Bridesmaids review

It seems that most all of the female-lead comedies today are of the wedding theme but Bridesmaids is a sort of a riposte to that cliché – Meaning it is not about the sentimental allure most marriages have for most women, but just how difficult the whole process can be. And even more the film is about female bonding and how a long time friendship can be impacted by a life changing event.

The director Paul Feig and Producer Apatow were the ones that suggested the scene where the bridal party is stricken with food poisoning when they are shopping for dresses at a posh salon. It is a typical gross out seen that the laddie comedies are so characteristic of today and could be a turnoff to a certain number of their target market.

The request of more sex talk in the movie by the director and producer has paid off. This has resulted in a rare display of raunchiness that comes from a decidedly female view. The co-writer Wiig provided good comic lines for the talented supporting cast.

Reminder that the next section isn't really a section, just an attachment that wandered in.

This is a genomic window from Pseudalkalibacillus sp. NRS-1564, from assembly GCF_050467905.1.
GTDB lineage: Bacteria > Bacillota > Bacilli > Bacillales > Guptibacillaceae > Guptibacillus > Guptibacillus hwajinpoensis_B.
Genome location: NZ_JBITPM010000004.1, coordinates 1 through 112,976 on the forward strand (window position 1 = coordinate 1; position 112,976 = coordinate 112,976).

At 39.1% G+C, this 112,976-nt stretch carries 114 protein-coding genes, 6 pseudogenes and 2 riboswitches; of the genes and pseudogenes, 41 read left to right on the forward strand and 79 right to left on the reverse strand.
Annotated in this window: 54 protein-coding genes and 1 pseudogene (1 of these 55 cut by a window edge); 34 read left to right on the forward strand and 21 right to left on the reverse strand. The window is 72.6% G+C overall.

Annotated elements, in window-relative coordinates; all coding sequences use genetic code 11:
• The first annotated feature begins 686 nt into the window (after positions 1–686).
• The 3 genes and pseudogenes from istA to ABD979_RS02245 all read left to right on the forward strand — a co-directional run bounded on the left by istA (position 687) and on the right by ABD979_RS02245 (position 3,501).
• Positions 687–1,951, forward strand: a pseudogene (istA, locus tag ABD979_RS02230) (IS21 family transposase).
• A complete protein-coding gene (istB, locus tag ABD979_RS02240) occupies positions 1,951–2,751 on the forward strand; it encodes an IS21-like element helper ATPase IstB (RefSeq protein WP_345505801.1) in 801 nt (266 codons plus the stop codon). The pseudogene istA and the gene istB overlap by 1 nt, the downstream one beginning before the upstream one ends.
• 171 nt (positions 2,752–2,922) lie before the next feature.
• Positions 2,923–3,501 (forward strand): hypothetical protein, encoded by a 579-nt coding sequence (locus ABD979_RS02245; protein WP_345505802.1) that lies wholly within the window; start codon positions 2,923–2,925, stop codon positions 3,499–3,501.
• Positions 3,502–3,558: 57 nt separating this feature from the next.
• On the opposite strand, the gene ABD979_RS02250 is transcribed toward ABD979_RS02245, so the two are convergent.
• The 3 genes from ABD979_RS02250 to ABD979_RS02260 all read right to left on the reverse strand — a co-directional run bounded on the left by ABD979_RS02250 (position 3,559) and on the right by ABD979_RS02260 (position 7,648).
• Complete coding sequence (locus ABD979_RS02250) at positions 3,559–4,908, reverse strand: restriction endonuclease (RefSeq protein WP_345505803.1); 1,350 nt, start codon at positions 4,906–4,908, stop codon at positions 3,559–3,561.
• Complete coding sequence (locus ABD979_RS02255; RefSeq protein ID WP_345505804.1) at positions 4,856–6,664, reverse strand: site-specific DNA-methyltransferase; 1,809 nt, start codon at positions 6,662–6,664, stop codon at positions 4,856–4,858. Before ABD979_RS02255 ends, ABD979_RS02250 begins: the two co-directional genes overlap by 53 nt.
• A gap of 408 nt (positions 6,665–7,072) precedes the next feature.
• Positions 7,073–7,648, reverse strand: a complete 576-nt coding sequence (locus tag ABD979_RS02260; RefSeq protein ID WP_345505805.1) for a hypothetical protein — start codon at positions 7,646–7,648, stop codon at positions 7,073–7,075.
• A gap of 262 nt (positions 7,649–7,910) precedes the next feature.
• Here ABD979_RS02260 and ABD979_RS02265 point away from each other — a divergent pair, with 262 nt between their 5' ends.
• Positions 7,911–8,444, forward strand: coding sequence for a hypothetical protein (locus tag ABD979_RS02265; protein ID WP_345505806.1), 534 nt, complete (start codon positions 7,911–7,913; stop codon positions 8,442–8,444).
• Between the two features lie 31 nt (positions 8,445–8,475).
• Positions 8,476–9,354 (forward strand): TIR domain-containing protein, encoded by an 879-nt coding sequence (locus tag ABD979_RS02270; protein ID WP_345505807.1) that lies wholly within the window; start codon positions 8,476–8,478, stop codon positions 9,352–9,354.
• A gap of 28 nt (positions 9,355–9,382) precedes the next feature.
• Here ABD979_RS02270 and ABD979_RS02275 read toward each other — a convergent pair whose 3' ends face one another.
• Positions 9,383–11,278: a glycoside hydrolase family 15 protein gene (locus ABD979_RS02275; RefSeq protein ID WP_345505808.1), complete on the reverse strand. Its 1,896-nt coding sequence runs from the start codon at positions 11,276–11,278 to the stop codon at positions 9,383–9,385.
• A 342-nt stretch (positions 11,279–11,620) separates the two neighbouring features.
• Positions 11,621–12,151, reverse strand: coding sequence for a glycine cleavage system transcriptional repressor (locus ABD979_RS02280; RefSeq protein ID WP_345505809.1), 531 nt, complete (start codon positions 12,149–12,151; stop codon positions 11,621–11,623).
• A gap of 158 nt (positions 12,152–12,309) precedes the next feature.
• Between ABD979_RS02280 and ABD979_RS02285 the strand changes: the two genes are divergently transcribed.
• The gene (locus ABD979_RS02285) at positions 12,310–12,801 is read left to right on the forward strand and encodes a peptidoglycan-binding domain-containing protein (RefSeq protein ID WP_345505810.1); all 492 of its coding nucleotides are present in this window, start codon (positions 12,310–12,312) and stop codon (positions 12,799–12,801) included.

The heart of the film is the insecurities of Annie and a portrait of a woman at loose ends is at the same time rib-tickling and poignant.

The comedy brings out true emotions and Wiig is not afraid to go broad. With Wiig and Rudolph being friends in real life their scenes are that much more inspired and it makes the rift between the two that much more genuine and painful. And of course it is touching to see the late Jill Claybirgh in her last performance get ample screen time as Annie’s practical mother.